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Old 11-03-2010, 06:56 PM   #1
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Insulation Questions


I just bought an older home in Upstate NY and I would consider it a 1 and 1/2 story. The previous owners finished the attic. I have made it my goal to correct the insulation mistakes but I need some advice.

I pulled up a floorboard behind a knee wall and found R22 fiberglass batt. They are older and a little dirty so I know there is some air movement. Above the wood, there is no insulation. Do I roll R30 above the wood? Do I pull out the R22 and replace it with the R30 ?I know that I have to put the hard insulation blocks under the knee wall then seal them with foam. Do I put two R10 blocks together or will one do?

The bat insulation behind the knee walls is R19. Should I go over that with rigid R10 or pull it and install two prices of rigid R10? I know spray foam is great, but it will cost too much.
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Old 11-04-2010, 07:45 PM   #2
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bump bump
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Old 11-04-2010, 09:13 PM   #3
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I just bought an older home in Upstate NY and I would consider it a 1 and 1/2 story. The previous owners finished the attic. I have made it my goal to correct the insulation mistakes but I need some advice.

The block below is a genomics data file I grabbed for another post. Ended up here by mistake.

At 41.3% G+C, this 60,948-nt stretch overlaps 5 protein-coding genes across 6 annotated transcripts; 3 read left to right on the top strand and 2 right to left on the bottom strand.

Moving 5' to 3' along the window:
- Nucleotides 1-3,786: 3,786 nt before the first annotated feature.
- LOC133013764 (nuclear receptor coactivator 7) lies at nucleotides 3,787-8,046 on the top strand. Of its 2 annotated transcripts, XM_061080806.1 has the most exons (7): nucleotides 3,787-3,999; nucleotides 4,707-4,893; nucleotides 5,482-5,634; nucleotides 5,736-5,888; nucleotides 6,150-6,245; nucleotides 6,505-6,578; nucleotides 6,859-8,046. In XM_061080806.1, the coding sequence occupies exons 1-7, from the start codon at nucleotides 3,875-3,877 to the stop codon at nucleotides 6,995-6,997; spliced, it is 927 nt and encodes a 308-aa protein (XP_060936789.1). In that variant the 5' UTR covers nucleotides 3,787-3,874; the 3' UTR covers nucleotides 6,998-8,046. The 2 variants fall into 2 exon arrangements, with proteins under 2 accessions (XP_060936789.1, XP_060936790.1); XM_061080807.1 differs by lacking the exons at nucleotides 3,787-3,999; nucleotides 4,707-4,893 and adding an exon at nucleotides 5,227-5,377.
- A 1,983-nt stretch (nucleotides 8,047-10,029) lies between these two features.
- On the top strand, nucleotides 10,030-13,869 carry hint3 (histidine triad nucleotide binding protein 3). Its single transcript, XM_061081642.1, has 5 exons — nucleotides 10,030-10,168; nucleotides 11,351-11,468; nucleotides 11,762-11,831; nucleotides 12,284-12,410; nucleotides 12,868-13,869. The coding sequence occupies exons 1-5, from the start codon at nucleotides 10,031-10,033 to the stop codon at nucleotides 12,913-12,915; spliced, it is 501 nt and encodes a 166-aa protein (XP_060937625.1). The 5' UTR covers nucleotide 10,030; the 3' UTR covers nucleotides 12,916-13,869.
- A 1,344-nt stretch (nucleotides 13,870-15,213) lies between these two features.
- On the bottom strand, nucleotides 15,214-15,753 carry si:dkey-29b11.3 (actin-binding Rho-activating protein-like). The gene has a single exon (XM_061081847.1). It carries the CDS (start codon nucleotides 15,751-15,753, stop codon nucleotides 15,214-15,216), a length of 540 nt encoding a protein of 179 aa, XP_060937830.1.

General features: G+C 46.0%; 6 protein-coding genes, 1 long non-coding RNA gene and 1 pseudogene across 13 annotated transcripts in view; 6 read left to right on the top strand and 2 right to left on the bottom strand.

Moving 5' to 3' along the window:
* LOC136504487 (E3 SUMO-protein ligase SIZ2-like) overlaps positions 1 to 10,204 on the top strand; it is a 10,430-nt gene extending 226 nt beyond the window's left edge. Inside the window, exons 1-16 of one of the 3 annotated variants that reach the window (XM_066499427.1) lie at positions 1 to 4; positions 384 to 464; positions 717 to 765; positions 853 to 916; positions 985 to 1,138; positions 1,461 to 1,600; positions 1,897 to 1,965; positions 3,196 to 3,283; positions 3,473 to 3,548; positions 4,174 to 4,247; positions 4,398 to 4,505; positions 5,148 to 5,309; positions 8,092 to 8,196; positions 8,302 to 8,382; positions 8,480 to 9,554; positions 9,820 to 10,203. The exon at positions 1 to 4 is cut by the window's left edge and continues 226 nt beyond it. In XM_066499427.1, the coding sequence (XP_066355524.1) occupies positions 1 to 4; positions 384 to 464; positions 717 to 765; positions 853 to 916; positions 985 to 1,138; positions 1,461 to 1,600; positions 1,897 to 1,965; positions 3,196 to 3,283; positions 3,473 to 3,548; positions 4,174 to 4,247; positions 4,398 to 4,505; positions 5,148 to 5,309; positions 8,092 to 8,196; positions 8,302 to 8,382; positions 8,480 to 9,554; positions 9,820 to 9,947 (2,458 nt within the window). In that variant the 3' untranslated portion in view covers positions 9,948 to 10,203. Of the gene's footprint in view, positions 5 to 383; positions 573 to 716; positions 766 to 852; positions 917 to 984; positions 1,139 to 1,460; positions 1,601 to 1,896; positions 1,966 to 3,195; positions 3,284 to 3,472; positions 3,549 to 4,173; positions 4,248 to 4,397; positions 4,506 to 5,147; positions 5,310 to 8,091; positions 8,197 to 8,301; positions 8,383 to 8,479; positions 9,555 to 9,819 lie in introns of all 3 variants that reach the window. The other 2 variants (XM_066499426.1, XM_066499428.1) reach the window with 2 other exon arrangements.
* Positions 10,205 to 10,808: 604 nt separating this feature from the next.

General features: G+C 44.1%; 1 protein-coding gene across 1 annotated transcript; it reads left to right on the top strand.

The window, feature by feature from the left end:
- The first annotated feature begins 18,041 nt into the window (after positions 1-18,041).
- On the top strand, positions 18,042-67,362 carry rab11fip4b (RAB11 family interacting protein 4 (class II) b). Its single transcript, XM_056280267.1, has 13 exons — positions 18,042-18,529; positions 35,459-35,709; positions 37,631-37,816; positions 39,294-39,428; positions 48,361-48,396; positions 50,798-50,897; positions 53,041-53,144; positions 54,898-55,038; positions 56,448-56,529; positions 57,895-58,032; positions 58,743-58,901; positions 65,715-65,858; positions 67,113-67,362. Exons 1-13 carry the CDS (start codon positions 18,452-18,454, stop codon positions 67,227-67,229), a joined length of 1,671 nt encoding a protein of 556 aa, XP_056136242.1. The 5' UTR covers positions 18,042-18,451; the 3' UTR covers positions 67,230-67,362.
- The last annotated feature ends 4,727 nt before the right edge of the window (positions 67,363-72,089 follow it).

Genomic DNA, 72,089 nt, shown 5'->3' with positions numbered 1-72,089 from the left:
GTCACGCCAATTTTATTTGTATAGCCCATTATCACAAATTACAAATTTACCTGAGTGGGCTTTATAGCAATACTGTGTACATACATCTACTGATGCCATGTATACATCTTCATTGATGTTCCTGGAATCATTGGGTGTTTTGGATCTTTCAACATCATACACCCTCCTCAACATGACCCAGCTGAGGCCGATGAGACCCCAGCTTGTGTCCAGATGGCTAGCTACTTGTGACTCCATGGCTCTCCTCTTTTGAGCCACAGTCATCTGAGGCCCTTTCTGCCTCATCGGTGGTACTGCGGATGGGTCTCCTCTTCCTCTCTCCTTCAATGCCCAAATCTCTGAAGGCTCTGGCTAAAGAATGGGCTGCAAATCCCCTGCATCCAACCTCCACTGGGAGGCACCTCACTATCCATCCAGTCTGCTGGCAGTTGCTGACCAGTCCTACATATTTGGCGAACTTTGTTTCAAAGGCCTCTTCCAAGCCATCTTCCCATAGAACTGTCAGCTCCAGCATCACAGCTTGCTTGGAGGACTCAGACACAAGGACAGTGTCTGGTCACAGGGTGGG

I pulled up a floorboard behind a knee wall and found R22 fiberglass batt. They are older and a little dirty so I know there is some air movement. Above the wood, there is no insulation. Do I roll R30 above the wood? Do I pull out the R22 and replace it with the R30 ?I know that I have to put the hard insulation blocks under the knee wall then seal them with foam. Do I put two R10 blocks together or will one do?

The bat insulation behind the knee walls is R19. Should I go over that with rigid R10 or pull it and install two prices of rigid R10? I know spray foam is great, but it will cost too much.
I, once insulated an attic that had rock wool insulation under the wooden floor boards. In this case, I laid R12 fibre glass on top off the wood and it appeared to be effective, as there was a distinct drop in heating cost.
As for the knee walls, I would think that expanded foam board insulation should installed on the warm side as it is a vapor barrier, itself!
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Old 11-05-2010, 03:40 PM   #4